Linda Hall Library
Science Engineering Technology

Georg Simon Ohm, a German physicist and mathematician, was born Mar. 16, 1789. Ohm was attracted to the mathematical physics of Joseph Fourier, who had recently produced a complete mathematical theory of heat, but Ohm was also interested in the brand-new discoveries by Ampere and Oersted that electricity and magnetism are related. In 1825 and 1826, Ohm did an elegant set of experiments in which he tried to determine how the thickness and length of a wire, and the metal from which it is made, affects its ability to conduct electricity. Using a compass needle placed near a wire as a measure of electrical current (ammeters had not yet been invented), Ohm discovered that, for a given wire, the current through the wire is proportional to the strength of the battery (we would say the voltage), but that for other wires, the current might be different for the same voltage. He formulated this as a law: the voltage divided by the current is equal to a quantity that we now call “resistance”. This law, universally recognized as Ohm’s Law, can be written more simply as V = IR, where I is the current.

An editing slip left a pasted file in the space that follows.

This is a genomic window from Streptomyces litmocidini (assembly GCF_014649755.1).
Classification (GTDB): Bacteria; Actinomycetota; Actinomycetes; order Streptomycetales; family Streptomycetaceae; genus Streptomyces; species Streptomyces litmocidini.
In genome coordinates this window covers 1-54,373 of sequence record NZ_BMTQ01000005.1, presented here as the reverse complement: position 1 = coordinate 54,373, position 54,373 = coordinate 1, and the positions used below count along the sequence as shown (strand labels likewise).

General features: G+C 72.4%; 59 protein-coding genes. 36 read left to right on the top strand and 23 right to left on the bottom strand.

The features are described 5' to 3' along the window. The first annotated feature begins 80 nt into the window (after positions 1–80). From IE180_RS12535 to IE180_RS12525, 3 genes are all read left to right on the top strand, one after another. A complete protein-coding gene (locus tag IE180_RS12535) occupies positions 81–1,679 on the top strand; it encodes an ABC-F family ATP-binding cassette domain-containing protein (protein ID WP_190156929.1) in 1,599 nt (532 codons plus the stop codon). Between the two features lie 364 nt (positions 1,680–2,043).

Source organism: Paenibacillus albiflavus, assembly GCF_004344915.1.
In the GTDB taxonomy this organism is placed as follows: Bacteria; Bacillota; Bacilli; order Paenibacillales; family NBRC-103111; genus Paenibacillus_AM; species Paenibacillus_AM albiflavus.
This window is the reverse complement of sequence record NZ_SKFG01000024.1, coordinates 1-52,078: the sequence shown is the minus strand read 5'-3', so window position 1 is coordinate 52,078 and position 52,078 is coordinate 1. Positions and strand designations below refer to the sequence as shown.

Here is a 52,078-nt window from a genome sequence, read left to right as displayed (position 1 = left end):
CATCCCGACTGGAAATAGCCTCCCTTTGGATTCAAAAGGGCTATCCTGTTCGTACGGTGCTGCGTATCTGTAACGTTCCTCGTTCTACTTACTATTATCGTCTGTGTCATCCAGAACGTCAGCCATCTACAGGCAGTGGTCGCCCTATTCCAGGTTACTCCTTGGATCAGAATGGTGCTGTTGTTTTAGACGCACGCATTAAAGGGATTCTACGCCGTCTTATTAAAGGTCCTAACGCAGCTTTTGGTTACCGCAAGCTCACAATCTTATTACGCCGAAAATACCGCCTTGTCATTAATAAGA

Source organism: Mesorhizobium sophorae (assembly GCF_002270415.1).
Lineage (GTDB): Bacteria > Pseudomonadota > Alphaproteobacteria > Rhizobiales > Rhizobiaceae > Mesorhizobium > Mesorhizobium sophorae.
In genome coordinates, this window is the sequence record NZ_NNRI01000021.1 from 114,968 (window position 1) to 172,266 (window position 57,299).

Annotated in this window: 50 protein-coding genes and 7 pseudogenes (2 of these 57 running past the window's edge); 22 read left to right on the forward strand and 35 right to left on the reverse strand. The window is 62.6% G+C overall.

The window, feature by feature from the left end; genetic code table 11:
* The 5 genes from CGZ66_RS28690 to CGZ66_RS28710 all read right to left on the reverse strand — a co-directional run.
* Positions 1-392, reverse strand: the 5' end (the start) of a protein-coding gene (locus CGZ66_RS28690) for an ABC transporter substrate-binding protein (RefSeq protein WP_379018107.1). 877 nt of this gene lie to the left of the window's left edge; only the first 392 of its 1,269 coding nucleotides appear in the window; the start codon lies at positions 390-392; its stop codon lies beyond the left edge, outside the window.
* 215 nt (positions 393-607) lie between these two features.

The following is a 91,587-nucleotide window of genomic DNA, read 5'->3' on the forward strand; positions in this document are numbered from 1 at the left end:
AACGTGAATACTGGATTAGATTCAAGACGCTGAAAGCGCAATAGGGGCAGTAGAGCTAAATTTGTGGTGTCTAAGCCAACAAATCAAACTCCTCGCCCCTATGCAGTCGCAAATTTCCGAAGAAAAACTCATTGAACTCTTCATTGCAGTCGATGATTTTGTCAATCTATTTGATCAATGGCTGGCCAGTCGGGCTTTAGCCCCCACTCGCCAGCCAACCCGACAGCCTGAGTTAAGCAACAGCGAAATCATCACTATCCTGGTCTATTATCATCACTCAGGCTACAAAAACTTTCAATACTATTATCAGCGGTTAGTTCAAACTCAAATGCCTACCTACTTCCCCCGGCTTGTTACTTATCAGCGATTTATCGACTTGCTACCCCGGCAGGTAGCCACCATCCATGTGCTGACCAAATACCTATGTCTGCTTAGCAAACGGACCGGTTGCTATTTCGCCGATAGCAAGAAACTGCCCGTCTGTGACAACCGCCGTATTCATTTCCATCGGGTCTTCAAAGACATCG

Ohm’s law was announced in 1827 in a book titled Die galvanische Kette, mathematisch bearbeitet (The electrical circuit, mathematically determined). We do not have Die galvinische Kette in the History of Science Collection; it is one of those odd books that is always available on the market, but always over-priced; it is hard to justify spending $30,000 on Ohm’s book when Ampere’s book, equally important, carries a price tag half that size.

When Germany issued a series of postage stamps in 1994, commemorating famous (German) scientific discoveries, Ohm’s law was one of the honorees (first image). The title page of Ohm’s book (second image) is from a copy currently being offered for sale.  The statue of Ohm is in a square in Munich (third image).

Dr. William B. Ashworth, Jr., Consultant for the History of Science, Linda Hall Library and Associate Professor, Department of History, University of Missouri-Kansas City. Comments or corrections are welcome; please direct to